The role of Taiwanese handset makers is becoming increasingly significant in the global handset industry. Cooperation with handset original design manufacturers (ODM) has become an integral part of the handset strategies of some big original equipment manufacturers (OEM) such as Motorola and Sony Ericsson, especially in the low-end handset segment.
"Taiwan's ODMs gain cost advantages through setting up plants in mainland China, and their leading role in supplying handset components is helping them further improve their cost structure and complete their supply chain," says ABI Research industry analyst, Junmei He. "Handset shipments from Taiwan will reach 281 million in 2008, 79 percent of which will be ODM handsets, and these shipments will account for 26 percent of total handset shipments globally."
Currently, Motorola and Sony Ericsson are most active in cooperating with Taiwanese ODMs; Nokia and Samsung are still slow to move in this direction. ODM strategies are also popular in Japan, but shipments are still relatively low. There is also much less cooperation between Chinese mainland handset vendors and Taiwanese ODMs, primarily because of unstable demand and the low profit margins produced by intensive competition in the mainland Chinese market.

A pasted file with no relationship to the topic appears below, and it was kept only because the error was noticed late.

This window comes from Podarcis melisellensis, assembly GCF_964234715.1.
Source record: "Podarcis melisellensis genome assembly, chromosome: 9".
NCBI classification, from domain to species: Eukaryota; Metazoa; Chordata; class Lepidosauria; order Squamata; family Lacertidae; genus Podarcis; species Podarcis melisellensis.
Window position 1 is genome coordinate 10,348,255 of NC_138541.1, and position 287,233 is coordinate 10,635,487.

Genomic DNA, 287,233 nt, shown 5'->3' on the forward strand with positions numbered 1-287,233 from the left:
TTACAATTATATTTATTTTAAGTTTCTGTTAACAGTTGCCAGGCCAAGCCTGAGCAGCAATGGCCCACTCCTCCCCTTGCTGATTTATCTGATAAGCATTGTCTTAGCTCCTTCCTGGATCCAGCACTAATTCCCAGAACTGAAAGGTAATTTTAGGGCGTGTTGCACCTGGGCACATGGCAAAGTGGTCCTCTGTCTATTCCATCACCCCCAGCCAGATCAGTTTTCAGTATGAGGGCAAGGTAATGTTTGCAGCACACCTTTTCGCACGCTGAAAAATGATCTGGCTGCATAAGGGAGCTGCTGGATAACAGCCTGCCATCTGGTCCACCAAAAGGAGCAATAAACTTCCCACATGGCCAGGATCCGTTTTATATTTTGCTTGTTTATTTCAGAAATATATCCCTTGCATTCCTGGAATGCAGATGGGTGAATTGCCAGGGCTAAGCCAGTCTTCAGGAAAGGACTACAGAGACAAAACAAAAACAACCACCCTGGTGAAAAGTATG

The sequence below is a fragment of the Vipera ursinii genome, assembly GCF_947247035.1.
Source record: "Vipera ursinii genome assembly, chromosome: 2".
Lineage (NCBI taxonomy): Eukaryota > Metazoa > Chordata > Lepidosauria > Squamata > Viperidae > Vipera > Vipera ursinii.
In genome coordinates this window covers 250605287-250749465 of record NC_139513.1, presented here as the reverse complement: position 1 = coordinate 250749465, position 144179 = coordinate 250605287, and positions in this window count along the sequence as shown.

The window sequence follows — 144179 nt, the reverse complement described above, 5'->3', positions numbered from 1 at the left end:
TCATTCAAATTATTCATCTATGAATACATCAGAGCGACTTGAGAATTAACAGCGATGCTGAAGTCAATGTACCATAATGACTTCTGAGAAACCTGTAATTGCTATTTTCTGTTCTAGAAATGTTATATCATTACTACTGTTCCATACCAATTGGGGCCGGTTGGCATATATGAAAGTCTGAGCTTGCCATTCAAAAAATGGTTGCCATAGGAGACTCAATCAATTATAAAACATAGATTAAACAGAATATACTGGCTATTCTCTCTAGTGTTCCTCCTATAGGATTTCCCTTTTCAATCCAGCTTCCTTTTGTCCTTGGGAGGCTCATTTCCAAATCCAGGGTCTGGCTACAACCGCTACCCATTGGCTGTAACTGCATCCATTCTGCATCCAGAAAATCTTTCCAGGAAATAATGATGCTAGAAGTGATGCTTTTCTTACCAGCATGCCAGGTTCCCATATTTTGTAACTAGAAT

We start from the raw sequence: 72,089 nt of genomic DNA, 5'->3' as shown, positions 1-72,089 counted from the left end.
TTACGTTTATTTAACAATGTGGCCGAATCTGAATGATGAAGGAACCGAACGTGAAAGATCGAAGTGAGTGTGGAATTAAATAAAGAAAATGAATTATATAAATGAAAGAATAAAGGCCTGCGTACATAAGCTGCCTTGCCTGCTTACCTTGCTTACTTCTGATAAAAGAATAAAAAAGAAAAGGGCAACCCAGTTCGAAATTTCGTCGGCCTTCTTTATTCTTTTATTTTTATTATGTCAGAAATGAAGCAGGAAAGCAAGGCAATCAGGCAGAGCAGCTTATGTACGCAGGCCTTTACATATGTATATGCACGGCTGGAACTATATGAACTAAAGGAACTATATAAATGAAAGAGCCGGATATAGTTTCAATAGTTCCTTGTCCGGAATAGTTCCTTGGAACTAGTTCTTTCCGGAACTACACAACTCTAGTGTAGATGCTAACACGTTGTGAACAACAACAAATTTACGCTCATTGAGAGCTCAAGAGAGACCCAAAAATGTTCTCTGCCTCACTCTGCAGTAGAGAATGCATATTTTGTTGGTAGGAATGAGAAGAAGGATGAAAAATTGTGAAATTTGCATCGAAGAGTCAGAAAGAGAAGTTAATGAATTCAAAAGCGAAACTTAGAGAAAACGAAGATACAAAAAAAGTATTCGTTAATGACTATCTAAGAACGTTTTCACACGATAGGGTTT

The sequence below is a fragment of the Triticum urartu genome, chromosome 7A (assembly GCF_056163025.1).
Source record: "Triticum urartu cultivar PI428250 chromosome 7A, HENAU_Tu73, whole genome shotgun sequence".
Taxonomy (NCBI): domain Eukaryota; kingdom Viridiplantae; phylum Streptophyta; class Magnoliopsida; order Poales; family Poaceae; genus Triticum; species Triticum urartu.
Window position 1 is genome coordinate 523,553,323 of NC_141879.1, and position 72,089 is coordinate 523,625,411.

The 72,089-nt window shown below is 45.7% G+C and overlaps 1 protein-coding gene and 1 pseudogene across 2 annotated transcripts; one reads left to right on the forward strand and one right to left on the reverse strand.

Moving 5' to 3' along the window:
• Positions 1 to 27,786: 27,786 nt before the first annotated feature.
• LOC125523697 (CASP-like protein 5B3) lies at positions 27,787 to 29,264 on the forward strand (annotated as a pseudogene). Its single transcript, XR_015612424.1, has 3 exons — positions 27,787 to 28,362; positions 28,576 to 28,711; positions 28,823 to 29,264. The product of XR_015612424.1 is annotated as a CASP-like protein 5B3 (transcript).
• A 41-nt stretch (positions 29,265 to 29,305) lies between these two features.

In the mainland market, Chinese vendors lost market share last year, but their profit margin today is improved compared to 4Q 2005. "The handset market structure in mainland China has changed during the past two years," says He. "The changes include the erosion of market share by illegally distributed handsets, the reforming of distribution channels by vendors on the mainland, and the further involvement of operators in the sales and supply chains."
As a result of these changes, the big vendors will garner greater market share, and the proportion of operator-customized handsets will increase quickly, reaching 77 percent of total handset shipments on the mainland in 2011.